I reserve the same treatament for the human. He has already seen what I’m doing and is anxious to contribute. I ask him from where he is from and he tells me that there is a town not far form the mountains.
I draw them and give them a name: “Let’s call it Riverbridge”, I say.
“Why?” asks the Thief?
“Because there is a river, see?” [draw the river crossing the city, from the mountain to… draw the coast… to the distant coast. Now we have a quite large plain dominated by a town and closed at north by high mountains controlled by elves] “And the city is built around this fortified brigde” [draw] “What do you think? Why the brigde is so important to justify a town?”
“Hmmm trade, maybe? It’s the only way from this coast to the mountains? I’m a Thief and I have this move to know the criminal underground, so I would like the city to be a nest of scum and villany”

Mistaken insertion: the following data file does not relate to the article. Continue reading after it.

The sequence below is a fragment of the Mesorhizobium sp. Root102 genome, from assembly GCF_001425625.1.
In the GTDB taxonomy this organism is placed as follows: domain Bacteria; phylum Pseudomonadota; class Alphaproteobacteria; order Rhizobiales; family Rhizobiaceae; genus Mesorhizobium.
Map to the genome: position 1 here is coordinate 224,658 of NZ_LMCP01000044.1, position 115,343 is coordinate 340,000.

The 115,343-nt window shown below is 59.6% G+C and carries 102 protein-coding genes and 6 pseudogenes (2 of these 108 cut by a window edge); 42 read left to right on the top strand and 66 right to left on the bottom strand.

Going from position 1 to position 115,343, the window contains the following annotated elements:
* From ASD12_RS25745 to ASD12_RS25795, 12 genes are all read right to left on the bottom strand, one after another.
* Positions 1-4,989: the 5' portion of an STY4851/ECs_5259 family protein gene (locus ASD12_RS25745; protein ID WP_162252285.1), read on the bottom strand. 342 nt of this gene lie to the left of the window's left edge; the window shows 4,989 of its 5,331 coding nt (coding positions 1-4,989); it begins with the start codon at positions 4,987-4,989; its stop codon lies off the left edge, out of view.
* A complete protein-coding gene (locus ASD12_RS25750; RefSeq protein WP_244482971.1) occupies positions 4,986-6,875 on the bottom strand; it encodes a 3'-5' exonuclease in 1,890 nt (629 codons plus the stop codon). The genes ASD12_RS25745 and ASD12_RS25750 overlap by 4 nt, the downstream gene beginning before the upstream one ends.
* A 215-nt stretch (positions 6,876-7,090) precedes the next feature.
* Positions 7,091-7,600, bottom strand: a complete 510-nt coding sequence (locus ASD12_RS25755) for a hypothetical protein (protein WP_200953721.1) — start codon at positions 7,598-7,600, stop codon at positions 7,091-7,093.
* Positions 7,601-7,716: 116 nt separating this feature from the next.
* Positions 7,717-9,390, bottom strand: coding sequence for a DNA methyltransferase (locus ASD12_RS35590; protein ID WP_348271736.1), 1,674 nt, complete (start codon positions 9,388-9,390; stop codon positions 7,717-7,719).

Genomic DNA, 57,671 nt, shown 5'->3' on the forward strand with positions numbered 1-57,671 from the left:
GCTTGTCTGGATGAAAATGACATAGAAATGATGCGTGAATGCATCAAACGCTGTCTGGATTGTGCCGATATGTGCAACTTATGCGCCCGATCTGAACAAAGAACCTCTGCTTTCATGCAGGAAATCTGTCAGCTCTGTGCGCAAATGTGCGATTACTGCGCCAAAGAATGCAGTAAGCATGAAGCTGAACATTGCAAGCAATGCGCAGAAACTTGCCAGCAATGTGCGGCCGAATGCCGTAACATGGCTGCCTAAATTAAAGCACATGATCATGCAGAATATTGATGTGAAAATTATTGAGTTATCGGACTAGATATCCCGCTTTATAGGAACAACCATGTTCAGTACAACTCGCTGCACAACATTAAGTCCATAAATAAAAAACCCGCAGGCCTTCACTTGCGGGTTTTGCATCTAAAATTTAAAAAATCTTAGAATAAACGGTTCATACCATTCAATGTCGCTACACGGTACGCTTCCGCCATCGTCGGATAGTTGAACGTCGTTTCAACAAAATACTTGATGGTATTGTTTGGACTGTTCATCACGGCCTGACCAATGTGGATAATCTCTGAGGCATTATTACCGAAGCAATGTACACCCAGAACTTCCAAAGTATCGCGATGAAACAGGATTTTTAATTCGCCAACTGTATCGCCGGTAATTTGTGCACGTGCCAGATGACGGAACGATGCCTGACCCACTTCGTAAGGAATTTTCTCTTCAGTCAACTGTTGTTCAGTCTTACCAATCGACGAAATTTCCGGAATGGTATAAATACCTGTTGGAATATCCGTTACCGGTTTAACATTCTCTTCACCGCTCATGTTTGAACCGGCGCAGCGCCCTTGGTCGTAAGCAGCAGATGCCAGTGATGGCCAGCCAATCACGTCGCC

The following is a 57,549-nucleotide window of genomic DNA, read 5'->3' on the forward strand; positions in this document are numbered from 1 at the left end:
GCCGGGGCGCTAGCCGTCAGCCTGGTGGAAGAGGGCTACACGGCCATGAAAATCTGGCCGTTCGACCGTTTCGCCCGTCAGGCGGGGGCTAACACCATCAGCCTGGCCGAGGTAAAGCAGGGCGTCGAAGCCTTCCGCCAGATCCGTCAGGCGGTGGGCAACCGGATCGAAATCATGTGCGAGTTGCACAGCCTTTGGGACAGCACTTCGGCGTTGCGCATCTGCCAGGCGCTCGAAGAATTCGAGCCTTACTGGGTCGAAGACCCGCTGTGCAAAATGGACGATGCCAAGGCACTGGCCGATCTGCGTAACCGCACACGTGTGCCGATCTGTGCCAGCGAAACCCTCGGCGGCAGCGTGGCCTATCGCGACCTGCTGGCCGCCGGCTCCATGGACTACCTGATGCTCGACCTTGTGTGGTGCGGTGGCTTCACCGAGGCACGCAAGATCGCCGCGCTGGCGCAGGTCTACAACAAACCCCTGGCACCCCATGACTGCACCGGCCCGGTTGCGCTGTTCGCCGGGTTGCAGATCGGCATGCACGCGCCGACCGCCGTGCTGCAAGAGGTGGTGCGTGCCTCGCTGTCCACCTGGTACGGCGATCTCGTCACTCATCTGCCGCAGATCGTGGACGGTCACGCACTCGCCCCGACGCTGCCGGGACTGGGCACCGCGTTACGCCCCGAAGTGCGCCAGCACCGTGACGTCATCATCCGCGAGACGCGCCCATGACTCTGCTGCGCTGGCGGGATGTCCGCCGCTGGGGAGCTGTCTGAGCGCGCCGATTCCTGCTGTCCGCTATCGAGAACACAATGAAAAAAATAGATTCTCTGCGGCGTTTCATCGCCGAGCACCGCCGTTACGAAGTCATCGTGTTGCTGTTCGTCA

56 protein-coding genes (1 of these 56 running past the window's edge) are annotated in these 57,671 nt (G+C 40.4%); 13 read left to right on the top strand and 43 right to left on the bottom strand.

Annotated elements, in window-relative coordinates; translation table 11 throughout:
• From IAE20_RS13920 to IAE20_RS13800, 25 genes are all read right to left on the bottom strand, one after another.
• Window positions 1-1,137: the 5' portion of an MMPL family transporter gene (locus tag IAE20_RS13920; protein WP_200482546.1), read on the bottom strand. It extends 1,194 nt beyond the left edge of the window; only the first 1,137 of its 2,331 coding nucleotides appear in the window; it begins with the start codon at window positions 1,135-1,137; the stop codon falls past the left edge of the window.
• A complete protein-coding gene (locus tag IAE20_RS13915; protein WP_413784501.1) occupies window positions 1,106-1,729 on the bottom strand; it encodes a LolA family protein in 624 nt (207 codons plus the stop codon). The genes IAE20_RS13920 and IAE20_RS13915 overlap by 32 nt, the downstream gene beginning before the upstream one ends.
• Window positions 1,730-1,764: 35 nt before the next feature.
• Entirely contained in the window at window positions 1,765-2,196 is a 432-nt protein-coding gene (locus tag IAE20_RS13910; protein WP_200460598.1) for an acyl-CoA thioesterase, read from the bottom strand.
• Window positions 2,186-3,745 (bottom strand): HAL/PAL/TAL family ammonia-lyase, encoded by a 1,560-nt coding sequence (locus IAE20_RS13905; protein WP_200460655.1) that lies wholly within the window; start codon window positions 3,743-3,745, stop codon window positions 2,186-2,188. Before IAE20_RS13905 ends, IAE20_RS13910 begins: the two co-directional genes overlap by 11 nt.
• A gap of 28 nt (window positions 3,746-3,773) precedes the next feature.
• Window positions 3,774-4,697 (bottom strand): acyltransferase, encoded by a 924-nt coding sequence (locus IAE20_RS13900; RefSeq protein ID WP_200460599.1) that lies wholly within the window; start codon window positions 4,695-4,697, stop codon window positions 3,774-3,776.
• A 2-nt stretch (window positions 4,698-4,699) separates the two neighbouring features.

“So, trade from the sea. It makes sense to have a big city here” [draw a city on the coast]” I then ask anyone, because I’ve been on the Rogue for a little too much time: “What’s the main trade of the big city?”
“Slaves!” answers the Orc Barbarian
“I would like my town to be a more anarchic and free-for-all place than a slaver domanin…”, the Rogue isn’t too much happy of that answer.
“Maybe,” says the Ranger, “Slavery is forbidden in the town, and a lot of slaves run from the coast to it, reinforcing the criminal underground”
Everyone claps: “Great!”
“And the bridge”, says the Rogue player, already sold and inventing freely, “Is really the center of the criminal underground. It’s a sort of fortified house that crosses the brigde, and the owner is the lord of the city because his family built it and made everything pay a toll”
“You are quoting from Martin”
“Is it bad?”
“Nothing is bad, this is our world, everything is fine if everyone likes it. Blood and Fire, by the way”
I sketch two towers on the brige, and note apart: “Criminal lord, not slaver, exploitations, a lot of goons, some high level boss” I miss something. I ask: “What’s the name of the criminal lord, and why you know him?”
“He is Rogar the Poison, and I work for him”